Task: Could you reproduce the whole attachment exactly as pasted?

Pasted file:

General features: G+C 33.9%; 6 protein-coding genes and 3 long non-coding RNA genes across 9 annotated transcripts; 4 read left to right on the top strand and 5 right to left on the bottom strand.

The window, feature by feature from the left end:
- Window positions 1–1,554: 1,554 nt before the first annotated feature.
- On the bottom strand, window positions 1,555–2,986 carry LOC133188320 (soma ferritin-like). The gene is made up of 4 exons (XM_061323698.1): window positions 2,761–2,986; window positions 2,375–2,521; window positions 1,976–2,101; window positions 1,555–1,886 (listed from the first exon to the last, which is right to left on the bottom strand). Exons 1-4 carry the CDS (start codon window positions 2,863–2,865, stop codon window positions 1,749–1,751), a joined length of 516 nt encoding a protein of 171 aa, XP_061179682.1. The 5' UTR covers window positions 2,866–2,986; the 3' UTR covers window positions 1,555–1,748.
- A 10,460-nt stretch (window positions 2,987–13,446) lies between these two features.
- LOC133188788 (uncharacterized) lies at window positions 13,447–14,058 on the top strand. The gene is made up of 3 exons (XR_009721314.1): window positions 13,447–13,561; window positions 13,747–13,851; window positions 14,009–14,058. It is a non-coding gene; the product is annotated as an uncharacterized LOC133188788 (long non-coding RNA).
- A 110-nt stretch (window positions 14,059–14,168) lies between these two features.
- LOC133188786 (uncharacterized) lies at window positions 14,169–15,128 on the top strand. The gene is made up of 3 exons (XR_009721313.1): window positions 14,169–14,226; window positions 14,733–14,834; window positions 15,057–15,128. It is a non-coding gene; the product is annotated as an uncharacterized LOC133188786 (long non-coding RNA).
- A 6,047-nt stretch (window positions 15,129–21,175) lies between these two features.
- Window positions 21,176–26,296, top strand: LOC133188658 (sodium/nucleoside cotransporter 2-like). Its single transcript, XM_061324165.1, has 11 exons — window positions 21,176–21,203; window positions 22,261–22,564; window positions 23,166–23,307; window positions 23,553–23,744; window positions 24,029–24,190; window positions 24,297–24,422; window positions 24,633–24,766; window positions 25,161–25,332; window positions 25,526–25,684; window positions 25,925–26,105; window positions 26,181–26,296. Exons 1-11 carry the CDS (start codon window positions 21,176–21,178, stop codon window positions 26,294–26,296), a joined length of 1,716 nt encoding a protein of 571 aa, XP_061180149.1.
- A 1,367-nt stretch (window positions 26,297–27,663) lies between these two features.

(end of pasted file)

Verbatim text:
General features: G+C 33.9%; 6 protein-coding genes and 3 long non-coding RNA genes across 9 annotated transcripts; 4 read left to right on the top strand and 5 right to left on the bottom strand.

The window, feature by feature from the left end:
- Window positions 1–1,554: 1,554 nt before the first annotated feature.
- On the bottom strand, window positions 1,555–2,986 carry LOC133188320 (soma ferritin-like). The gene is made up of 4 exons (XM_061323698.1): window positions 2,761–2,986; window positions 2,375–2,521; window positions 1,976–2,101; window positions 1,555–1,886 (listed from the first exon to the last, which is right to left on the bottom strand). Exons 1-4 carry the CDS (start codon window positions 2,863–2,865, stop codon window positions 1,749–1,751), a joined length of 516 nt encoding a protein of 171 aa, XP_061179682.1. The 5' UTR covers window positions 2,866–2,986; the 3' UTR covers window positions 1,555–1,748.
- A 10,460-nt stretch (window positions 2,987–13,446) lies between these two features.
- LOC133188788 (uncharacterized) lies at window positions 13,447–14,058 on the top strand. The gene is made up of 3 exons (XR_009721314.1): window positions 13,447–13,561; window positions 13,747–13,851; window positions 14,009–14,058. It is a non-coding gene; the product is annotated as an uncharacterized LOC133188788 (long non-coding RNA).
- A 110-nt stretch (window positions 14,059–14,168) lies between these two features.
- LOC133188786 (uncharacterized) lies at window positions 14,169–15,128 on the top strand. The gene is made up of 3 exons (XR_009721313.1): window positions 14,169–14,226; window positions 14,733–14,834; window positions 15,057–15,128. It is a non-coding gene; the product is annotated as an uncharacterized LOC133188786 (long non-coding RNA).
- A 6,047-nt stretch (window positions 15,129–21,175) lies between these two features.
- Window positions 21,176–26,296, top strand: LOC133188658 (sodium/nucleoside cotransporter 2-like). Its single transcript, XM_061324165.1, has 11 exons — window positions 21,176–21,203; window positions 22,261–22,564; window positions 23,166–23,307; window positions 23,553–23,744; window positions 24,029–24,190; window positions 24,297–24,422; window positions 24,633–24,766; window positions 25,161–25,332; window positions 25,526–25,684; window positions 25,925–26,105; window positions 26,181–26,296. Exons 1-11 carry the CDS (start codon window positions 21,176–21,178, stop codon window positions 26,294–26,296), a joined length of 1,716 nt encoding a protein of 571 aa, XP_061180149.1.
- A 1,367-nt stretch (window positions 26,297–27,663) lies between these two features.